1. motorace_addict
            20th August 2020, 12:29

            @gpfacts – FYI, Formula 1 have Kimi at 83,978 km (difference of 10.5 km to your calculation of 83967.452 km)


    5. Vettel has missed Q3 for 3 races in a row. In my memory, the last time this happened was the 2008 French Grand Prix (that was his 7th consecutive Q3 miss – from Malaysian GP 2008 to French GP 2008)

      The last time a Ferrari driver missed 3 Q3s consecutively was 2014 British – 2014 Hungarian Grand Prix – Kimi Raikkonen. That at least was partially down to luck, 2014 British GP qualifying had a downpour resulting in Alonso and Kimi being last on the grid. On pure pace, we have to go back to 2009 where Luca Badoer and Fisichella conspired to miss Q3 for 3 consecutive races – Europe, Belgium, Italy.

      1. Vettel was in Q3 at the British GP though, so it’s only 2 races in a row.

    6. Chapeau to Kimi a true legend of F1. Hope he’s around next year to make it two full decades.
      17 years at the pinnacle: Ferrari, McLaren, Renault. Sandwiched, alas, by Sauber.

    7. Car number 44 beat his teammate by 44s to record his 88 win.

    8. Kimi at McLaren was really great, such speed… too bad the car failed him so many times.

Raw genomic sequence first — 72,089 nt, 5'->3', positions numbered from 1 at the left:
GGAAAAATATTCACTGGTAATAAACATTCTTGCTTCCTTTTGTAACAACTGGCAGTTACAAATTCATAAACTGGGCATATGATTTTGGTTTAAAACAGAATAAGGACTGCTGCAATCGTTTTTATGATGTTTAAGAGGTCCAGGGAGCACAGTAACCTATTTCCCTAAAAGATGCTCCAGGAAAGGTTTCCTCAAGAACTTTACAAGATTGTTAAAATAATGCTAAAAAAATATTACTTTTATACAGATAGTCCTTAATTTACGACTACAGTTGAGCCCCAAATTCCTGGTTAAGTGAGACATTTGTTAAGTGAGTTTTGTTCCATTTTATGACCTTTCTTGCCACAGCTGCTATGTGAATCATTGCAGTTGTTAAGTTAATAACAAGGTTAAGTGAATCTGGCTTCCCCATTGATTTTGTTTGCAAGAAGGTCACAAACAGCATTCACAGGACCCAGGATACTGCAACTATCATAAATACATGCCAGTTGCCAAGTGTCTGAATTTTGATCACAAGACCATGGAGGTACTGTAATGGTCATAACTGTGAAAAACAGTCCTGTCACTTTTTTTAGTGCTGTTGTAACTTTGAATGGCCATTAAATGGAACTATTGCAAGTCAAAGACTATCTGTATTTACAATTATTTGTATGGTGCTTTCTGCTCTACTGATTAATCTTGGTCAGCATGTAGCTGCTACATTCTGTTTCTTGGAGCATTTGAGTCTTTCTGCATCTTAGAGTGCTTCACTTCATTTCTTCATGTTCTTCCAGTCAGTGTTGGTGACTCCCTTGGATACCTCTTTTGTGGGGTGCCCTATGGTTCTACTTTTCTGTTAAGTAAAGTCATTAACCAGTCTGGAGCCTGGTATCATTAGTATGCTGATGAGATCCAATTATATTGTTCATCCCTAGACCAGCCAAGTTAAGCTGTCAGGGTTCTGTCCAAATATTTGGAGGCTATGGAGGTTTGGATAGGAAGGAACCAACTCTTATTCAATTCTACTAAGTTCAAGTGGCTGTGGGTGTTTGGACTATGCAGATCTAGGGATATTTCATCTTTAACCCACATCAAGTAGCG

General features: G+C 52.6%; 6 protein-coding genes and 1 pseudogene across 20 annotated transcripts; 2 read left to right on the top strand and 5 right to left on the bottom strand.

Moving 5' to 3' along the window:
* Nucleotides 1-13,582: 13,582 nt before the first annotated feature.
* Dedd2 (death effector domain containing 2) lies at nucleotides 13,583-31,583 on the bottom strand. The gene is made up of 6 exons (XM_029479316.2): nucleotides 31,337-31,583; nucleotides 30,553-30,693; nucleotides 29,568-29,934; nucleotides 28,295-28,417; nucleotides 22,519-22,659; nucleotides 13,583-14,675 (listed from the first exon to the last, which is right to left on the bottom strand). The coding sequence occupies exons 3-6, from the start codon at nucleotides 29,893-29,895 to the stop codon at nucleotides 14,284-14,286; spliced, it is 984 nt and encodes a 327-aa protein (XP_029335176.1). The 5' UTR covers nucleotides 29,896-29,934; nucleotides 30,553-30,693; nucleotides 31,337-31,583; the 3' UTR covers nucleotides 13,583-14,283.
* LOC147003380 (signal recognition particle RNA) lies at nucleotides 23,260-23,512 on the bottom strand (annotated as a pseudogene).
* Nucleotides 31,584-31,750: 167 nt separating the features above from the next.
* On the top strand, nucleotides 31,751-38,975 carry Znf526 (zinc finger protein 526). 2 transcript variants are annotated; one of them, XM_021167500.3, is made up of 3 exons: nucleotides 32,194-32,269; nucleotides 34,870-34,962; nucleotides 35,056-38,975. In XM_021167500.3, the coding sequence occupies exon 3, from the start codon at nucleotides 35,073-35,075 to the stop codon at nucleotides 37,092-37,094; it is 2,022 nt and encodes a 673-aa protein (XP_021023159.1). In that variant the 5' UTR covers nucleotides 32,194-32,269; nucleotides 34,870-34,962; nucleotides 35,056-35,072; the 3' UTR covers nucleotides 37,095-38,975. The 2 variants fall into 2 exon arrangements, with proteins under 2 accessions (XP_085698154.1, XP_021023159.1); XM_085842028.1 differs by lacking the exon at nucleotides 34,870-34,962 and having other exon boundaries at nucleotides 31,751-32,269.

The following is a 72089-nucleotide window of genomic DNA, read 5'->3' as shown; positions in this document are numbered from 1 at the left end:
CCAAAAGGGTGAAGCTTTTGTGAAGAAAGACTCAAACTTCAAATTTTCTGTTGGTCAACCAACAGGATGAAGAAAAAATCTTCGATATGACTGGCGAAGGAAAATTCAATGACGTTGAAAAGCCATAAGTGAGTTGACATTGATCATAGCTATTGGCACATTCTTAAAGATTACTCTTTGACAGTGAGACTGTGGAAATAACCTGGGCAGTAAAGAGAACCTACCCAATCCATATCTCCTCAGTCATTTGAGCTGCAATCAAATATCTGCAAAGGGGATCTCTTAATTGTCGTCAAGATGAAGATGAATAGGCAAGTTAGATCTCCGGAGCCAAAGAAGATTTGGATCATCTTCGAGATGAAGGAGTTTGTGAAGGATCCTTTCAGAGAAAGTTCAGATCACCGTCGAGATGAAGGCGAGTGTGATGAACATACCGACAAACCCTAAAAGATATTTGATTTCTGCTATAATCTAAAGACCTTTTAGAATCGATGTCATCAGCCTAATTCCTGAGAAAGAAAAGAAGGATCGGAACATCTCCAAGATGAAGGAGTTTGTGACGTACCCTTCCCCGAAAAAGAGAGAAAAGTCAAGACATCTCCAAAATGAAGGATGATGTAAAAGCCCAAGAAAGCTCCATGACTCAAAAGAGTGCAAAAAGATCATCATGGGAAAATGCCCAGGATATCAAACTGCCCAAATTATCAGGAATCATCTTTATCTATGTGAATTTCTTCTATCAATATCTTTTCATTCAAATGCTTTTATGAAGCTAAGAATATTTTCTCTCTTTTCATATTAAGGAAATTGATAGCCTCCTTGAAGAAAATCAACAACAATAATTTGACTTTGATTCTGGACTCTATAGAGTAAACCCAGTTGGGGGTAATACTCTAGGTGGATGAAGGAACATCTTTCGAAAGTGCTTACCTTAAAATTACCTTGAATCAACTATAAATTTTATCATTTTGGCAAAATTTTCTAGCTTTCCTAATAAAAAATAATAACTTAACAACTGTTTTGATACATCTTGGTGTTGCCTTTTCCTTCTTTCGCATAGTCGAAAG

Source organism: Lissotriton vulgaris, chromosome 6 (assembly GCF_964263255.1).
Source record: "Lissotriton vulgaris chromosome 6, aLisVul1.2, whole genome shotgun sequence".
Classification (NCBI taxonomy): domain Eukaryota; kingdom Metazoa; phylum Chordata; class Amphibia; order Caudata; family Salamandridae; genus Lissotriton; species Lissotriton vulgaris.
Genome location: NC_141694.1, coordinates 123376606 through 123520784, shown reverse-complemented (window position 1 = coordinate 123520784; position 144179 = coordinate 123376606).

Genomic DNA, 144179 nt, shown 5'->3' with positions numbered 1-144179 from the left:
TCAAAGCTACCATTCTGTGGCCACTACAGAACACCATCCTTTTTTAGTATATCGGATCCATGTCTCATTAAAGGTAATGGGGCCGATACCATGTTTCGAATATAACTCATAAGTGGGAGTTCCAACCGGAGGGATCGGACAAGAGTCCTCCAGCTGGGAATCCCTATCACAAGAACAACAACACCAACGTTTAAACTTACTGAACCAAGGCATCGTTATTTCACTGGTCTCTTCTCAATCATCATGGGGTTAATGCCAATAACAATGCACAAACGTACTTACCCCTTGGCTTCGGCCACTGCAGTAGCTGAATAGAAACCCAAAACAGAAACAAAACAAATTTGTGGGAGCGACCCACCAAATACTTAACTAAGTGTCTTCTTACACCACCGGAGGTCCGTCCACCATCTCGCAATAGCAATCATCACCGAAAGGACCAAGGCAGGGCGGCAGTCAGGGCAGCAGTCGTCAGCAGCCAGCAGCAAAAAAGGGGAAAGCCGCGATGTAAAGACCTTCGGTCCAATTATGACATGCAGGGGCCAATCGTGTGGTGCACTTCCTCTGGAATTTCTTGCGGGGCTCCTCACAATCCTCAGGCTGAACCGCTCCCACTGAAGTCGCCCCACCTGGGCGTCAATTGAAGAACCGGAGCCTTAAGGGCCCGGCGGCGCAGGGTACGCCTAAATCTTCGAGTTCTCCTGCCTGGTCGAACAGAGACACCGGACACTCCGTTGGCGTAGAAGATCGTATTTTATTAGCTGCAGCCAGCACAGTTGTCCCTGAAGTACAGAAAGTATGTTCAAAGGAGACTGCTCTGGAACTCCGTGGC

9. Unless I have forgotten something, Hamilton is level with Schumacher in terms of number of times they have actually stood on the podium on (Schumacher was stripped of podiums post-race in Britain 1994 and Belgium 1994, whereas Hamilton was stripped in Brazil 2019).

      First time that the team now known as Racing Point have managed a top 5 start in Catalunya since Barrichello in 1994 (when the team was Jordan).

      Hamilton has 5 poles, 5 fastest laps, and 5 wins in Barcelona.

      3rd year in a row that the podium in Barcelona has comprised Hamilton, Bottas, and Verstappen in some order.

      Stroll has already equalled his points total for the whole of the 2017 season (in which he managed a podium).

      Albon, Ricciardo, and Ocon have all finished 8th twice this year.

      Thanks to statsf1 and the official F1 site for some of these.

      1. I think Hamilton was also stripped in Belgium 2008 and Australia 2009.

    10. Remorseless assault? Why would he feel remorse for his ongoing success?

      Relentless maybe…

    11. The records set since 2014 are all rather hollow if you ask me.

      Even Bottas has 50 podiums!

    12. “Tellingly, Ferrari has also submitted an appeal…” Dude how much pain has Ferrari force-fed you for a decade (1999-2008).

    Comments are closed.